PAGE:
Musings of a Mum: Education, Education, Education…

24th Jul 2020
Musings of a Mum: Education, Education, Education…

Sitting down to teach my children has made me respect the teachers so much more. Like all the other caregiving roles, it is draining; time-consuming and quite often it has nothing to show for the effort at the end of most days.

The change is incremental and very slow. It is only with perseverance and an ocean’s worth of patience that we can slowly feel that we are where we would like to be. This begs the question, is ‘educating’ worth it, and what does education mean to us?

Quite often it is not about making them get to the end product but ensuring they understand the process of getting there, building their perseverance to see a problem through and the determination to put forth their best work, even when nobody is watching.

Will it pay off? I honestly don’t know. Picture me trying to manage ‘middle baby bear’ melting down because she isn’t getting a maths sum, a ‘big baby bear’ who can’t be bothered to work, and a (potty trained) ‘baby bear’ who is crying because he desperately needs to go to the toilet. Pappa Bear swoops in at just the right moment and takes baby bear. I love Pappa Bear so much.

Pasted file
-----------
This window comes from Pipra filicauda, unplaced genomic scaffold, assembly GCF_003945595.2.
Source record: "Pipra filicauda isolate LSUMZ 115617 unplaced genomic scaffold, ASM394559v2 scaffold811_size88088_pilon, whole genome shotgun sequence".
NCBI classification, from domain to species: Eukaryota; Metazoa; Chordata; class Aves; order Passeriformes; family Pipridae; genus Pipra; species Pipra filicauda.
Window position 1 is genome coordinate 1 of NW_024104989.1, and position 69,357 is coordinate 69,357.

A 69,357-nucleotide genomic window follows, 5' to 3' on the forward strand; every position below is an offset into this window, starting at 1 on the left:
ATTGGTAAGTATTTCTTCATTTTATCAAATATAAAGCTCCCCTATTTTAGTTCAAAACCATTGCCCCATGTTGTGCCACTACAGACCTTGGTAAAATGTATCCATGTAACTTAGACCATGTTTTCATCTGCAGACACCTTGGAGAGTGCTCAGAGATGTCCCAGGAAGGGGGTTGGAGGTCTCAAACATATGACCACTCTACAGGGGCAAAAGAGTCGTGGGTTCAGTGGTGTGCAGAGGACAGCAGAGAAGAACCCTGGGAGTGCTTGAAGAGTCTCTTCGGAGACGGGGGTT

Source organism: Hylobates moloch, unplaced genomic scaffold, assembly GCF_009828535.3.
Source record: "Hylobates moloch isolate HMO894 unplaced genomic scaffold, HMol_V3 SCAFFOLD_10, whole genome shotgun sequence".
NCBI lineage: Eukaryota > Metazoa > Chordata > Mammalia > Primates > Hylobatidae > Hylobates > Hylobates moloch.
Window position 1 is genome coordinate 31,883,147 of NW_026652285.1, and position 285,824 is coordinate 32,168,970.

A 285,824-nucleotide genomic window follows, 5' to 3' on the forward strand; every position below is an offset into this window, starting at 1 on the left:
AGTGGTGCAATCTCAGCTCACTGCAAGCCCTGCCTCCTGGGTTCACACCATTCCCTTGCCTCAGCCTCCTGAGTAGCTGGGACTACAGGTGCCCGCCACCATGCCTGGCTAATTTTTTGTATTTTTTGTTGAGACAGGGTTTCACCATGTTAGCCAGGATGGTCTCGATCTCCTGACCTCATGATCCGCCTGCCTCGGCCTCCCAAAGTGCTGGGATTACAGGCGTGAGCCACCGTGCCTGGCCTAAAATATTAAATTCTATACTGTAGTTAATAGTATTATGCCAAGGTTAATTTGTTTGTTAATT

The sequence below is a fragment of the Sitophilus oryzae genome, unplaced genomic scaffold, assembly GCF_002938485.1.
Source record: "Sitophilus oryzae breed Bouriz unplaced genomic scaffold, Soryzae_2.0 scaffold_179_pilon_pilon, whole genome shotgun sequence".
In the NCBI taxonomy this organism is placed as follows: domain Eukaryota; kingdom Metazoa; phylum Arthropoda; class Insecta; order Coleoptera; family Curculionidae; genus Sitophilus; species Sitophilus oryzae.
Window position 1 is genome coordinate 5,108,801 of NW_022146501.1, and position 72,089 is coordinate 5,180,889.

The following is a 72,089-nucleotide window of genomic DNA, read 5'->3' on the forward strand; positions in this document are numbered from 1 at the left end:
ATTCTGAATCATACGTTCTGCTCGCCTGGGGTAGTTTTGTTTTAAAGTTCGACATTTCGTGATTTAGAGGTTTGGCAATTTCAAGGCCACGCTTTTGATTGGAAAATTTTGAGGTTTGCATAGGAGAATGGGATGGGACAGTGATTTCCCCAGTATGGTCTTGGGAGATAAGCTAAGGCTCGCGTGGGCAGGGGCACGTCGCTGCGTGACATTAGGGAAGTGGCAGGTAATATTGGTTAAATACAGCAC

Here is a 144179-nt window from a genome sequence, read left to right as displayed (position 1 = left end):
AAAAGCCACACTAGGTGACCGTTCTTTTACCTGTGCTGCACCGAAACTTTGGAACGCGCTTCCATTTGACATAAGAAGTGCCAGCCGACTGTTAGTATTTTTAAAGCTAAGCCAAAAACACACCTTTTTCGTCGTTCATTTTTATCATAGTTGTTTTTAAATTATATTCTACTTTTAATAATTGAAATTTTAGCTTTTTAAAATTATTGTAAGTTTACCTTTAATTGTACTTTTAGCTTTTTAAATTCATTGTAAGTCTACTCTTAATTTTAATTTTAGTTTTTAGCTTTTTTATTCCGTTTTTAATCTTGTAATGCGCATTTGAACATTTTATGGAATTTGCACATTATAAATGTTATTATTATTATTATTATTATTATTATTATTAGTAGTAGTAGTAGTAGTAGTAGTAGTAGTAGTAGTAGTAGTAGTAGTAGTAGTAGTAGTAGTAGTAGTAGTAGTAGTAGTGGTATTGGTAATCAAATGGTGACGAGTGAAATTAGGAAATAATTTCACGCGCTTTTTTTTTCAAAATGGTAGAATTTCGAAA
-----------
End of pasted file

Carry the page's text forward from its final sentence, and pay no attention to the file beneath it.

I’ve always been a fan of home education, yet we can ‘achieve’ more. But it is a painstakingly slow process which takes a lot of time and effort.

The syllabus has provided a structure, but we do not progress until we overcome some mental blocks and each child has their own. It is overcoming these mental blocks that feel like bigger achievements than the workbooks and worksheets that we plough through.

It is only three months into continuously spending time with Big Baby bear that I have had a chance to talk to her in a way that has created an impact.

For some time, everything stood still, Big Baby Bear looks at me with those big brown eyes of hers and I want her to see what I see in her, and to truly believe that she can do it, she only has to try. We hit a turning point in our learning journey together. That to me was a true education.

If educating is a moment of upliftment, it is the moment of connection that has enabled all the rest of the learning (and progress) to happen. School and teachers cannot guarantee an education if they have 30 children to connect to. School provides social diversity which I cannot.

Perhaps someone else will see something in my child that I have not seen, and as a result, stretch my child’s potential beyond what I imagine for them.
But that is only a fleeting wish of mine which has a very low chance of happening in a school setting. Perhaps if, and when I do have a chance and a choice, do I choose to keep the reins on my children’s education?

Aasiya I Versi

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